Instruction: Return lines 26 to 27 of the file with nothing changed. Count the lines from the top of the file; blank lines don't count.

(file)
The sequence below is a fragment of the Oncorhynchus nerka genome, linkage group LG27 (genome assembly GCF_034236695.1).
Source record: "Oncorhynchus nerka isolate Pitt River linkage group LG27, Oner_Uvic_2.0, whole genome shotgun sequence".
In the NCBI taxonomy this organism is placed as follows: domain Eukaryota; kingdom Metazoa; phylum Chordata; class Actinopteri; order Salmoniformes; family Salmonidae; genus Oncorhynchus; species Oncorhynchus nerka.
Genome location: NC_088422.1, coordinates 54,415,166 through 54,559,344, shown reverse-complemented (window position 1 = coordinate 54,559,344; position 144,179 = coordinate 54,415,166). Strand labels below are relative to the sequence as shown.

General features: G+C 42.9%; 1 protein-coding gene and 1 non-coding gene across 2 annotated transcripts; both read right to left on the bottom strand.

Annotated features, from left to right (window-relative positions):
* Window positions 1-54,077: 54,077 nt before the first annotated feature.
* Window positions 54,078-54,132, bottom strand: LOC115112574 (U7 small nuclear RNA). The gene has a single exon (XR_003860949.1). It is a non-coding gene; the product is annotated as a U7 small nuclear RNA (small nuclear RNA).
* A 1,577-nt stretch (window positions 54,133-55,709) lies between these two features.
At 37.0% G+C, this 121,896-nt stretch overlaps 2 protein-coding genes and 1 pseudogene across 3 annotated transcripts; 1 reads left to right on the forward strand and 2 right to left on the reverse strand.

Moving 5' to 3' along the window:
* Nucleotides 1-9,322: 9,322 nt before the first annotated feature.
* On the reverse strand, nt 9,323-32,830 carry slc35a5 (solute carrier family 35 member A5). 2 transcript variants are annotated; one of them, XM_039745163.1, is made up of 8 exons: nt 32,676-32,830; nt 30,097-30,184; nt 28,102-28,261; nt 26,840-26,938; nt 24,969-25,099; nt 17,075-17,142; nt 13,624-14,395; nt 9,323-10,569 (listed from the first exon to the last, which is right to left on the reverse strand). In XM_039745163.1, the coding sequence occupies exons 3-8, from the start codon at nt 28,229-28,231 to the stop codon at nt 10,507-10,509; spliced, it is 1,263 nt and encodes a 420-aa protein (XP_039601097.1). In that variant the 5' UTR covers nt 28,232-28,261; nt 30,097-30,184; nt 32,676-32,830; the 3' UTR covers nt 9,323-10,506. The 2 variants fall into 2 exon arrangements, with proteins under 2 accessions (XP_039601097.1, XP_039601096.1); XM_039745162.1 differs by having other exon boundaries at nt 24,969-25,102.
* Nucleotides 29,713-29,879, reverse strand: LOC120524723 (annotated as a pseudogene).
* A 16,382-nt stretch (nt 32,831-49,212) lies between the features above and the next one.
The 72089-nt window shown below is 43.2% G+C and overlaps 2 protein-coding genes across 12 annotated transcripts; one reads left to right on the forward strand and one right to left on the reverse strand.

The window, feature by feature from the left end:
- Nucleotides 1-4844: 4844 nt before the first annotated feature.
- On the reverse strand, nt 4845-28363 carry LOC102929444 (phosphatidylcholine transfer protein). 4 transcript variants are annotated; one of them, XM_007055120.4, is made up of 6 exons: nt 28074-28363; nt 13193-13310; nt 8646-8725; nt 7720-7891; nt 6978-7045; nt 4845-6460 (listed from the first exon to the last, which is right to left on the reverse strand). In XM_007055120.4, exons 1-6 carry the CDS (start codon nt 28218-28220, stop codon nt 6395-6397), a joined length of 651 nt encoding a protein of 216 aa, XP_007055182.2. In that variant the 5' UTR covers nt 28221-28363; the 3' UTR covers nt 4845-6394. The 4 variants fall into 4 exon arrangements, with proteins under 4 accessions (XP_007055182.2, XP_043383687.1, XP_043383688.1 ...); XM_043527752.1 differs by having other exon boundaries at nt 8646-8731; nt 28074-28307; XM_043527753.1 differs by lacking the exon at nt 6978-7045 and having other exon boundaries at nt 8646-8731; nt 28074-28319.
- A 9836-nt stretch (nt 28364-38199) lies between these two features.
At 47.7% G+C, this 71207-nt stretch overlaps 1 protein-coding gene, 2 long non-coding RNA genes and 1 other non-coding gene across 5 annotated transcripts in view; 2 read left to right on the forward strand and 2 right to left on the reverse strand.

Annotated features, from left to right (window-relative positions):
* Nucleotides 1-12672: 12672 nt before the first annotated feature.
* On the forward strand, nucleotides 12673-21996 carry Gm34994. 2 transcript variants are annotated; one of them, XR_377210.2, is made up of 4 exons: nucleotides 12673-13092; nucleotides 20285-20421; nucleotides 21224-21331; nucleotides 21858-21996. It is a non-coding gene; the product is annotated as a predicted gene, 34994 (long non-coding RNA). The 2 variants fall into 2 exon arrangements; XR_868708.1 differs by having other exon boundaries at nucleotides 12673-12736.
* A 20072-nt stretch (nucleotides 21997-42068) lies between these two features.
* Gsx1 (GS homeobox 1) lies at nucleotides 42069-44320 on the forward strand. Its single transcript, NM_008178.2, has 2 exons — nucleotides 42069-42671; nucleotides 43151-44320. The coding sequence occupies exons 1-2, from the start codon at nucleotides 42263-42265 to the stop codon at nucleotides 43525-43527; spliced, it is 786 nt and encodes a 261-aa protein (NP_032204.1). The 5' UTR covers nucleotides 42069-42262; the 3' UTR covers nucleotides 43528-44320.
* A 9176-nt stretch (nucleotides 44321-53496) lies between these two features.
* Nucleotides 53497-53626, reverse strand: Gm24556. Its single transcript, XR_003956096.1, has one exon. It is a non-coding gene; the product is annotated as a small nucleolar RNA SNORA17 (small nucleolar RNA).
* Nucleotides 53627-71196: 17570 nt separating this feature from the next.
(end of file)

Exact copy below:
* Gsx1 (GS homeobox 1) lies at nucleotides 42069-44320 on the forward strand. Its single transcript, NM_008178.2, has 2 exons — nucleotides 42069-42671; nucleotides 43151-44320. The coding sequence occupies exons 1-2, from the start codon at nucleotides 42263-42265 to the stop codon at nucleotides 43525-43527; spliced, it is 786 nt and encodes a 261-aa protein (NP_032204.1). The 5' UTR covers nucleotides 42069-42262; the 3' UTR covers nucleotides 43528-44320.
* A 9176-nt stretch (nucleotides 44321-53496) lies between these two features.